TOKYO (AP) ― Japan’s iconic Mount Fuji looks likely to win recognition as a World Heritage site.
The Agency for Cultural Affairs issued a notice Wednesday saying Mount Fuji was recommended for World Heritage status by the International Council on Monuments and Sites, a body affiliated with UNESCO.
Formal approval is expected in June at a World Heritage Committee meeting in Cambodia.
A collection of cultural sites in Kamakura, a scenic town near Tokyo that once was the nation’s capital, were not recommended.
This April 2012 file photo shows Japan’s highest peak Mount Fuji, seen behind Lake Kawaguchi in Yamanashi prefecture. Japan’s Mount Fuji will likely be added to the list of UNESCO World Heritage sites next month after an influential advisory panel to the U.N. cultural body made a recommendation. (AFP-Yonhap News)
Mount Fuji would be Japan’s 13th cultural World Heritage site. The 3,776-meter volcanic peak is ringed by lakes, national parks, temples and shrines. It rises from the Pacific coast and is seen as a sacred part of Japan’s cultural landscape both in Buddhist and indigenous Shinto traditions.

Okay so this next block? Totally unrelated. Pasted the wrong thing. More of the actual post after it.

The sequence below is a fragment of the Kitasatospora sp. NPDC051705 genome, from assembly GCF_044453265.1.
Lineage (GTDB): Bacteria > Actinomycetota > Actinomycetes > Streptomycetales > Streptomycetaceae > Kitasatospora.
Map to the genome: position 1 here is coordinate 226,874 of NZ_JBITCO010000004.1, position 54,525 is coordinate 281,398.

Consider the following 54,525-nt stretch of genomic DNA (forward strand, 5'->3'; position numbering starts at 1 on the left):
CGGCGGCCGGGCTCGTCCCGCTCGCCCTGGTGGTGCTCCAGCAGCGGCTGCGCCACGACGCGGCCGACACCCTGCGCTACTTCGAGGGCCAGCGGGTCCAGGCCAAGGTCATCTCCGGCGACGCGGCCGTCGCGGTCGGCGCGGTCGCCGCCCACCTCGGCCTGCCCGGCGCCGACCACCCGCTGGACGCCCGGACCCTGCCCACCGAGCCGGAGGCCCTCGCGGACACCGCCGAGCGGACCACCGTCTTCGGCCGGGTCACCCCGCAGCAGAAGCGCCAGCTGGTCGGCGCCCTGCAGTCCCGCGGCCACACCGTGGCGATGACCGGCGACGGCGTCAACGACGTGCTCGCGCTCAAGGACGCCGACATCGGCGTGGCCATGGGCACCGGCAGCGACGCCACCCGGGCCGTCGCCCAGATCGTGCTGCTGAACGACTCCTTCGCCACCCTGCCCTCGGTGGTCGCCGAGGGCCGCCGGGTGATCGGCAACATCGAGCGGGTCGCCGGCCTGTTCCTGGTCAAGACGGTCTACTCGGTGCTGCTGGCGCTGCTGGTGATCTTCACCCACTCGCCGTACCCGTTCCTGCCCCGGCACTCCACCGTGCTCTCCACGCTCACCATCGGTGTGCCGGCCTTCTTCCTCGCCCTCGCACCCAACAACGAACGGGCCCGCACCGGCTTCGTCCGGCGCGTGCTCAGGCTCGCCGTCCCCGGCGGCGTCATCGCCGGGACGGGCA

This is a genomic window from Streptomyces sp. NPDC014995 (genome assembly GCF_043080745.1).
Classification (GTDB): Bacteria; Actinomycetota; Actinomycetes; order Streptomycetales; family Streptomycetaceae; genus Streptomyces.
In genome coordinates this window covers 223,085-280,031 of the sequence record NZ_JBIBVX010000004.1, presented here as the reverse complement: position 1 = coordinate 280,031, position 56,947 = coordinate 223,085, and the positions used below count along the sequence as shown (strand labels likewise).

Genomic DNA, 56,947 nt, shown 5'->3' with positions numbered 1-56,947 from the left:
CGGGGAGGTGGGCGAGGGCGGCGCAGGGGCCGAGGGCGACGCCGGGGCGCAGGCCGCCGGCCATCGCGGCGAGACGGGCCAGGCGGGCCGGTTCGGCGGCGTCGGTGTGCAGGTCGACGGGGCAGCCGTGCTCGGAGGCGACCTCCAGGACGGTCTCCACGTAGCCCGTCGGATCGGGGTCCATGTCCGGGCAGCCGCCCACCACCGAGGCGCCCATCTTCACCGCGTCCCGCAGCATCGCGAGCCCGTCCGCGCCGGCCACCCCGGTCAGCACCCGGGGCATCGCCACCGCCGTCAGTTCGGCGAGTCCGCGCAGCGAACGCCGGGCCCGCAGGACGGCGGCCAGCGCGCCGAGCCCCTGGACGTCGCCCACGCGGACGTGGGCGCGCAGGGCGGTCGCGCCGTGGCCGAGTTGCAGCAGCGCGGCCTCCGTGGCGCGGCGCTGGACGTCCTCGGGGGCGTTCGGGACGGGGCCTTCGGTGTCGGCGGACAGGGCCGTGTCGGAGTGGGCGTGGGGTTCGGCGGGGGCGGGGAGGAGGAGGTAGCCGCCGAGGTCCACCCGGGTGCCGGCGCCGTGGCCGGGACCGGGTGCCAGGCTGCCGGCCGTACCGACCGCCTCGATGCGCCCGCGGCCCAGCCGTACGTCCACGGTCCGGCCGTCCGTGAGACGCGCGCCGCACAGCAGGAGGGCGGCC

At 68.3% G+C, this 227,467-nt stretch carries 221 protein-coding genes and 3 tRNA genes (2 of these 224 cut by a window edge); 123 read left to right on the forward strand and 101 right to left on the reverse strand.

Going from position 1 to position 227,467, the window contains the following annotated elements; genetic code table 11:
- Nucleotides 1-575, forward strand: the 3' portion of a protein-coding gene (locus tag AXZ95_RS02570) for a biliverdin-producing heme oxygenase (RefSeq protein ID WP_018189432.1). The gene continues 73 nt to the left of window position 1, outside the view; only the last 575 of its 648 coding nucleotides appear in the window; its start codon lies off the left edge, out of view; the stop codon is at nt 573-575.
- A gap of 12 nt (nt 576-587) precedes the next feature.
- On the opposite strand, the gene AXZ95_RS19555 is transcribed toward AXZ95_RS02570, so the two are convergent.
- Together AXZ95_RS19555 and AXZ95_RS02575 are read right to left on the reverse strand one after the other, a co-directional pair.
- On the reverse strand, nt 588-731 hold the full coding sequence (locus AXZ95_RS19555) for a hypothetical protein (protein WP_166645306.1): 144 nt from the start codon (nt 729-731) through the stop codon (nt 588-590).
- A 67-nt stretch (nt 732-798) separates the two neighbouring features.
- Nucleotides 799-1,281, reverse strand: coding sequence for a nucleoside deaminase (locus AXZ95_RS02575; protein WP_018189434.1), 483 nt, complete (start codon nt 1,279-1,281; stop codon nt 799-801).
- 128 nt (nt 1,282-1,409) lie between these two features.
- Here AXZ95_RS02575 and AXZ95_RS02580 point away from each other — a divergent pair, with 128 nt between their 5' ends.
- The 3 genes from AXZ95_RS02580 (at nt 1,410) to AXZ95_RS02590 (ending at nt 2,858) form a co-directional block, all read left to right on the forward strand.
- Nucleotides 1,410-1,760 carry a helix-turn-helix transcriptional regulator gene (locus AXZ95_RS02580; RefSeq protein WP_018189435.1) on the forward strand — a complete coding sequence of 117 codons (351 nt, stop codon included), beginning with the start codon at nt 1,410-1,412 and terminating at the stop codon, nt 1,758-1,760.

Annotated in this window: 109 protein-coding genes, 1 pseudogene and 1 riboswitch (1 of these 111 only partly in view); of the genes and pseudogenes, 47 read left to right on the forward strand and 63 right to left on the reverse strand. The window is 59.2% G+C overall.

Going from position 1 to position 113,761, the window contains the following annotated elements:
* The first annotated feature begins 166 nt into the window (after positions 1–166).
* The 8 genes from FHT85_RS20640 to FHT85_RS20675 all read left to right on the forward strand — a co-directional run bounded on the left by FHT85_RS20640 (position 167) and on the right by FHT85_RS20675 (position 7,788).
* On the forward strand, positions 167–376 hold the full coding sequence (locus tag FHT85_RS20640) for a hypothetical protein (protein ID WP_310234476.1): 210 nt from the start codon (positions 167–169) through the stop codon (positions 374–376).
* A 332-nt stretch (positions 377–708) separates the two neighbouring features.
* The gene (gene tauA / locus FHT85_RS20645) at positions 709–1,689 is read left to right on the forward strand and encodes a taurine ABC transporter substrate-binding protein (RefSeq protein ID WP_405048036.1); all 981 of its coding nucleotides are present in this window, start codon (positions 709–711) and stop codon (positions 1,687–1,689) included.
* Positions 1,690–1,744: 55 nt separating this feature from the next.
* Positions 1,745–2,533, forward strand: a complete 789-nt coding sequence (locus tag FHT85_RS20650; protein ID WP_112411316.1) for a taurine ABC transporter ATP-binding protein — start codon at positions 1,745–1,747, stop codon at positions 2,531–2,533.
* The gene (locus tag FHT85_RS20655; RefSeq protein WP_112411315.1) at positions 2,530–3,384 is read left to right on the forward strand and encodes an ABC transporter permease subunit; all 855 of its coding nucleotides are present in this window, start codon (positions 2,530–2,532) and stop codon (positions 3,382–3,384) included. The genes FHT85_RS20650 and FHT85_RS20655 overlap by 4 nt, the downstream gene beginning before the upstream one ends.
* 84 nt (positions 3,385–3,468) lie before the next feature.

About 300,000 people follow religious pilgrims of centuries past in climbing Mount Fuji each year, according to the Japan National Tourism Organization, most of them crowding into a brief summer climbing season.
Local officials are already pondering how to improve traffic access and other facilities to accommodate an anticipated increase in visitors, while preserving the area’s natural beauty.
“It’s crucial that we preserve all the vantage points from which we can view Mount Fuji,” Shoji Watai, an expert on a cultural preservation panel of Fujinomiya city, one of several towns near the mountain
The news pushed shares in Fuji Kyuko Co., a railway that serves the area, up 16 percent to their highest level since 1991.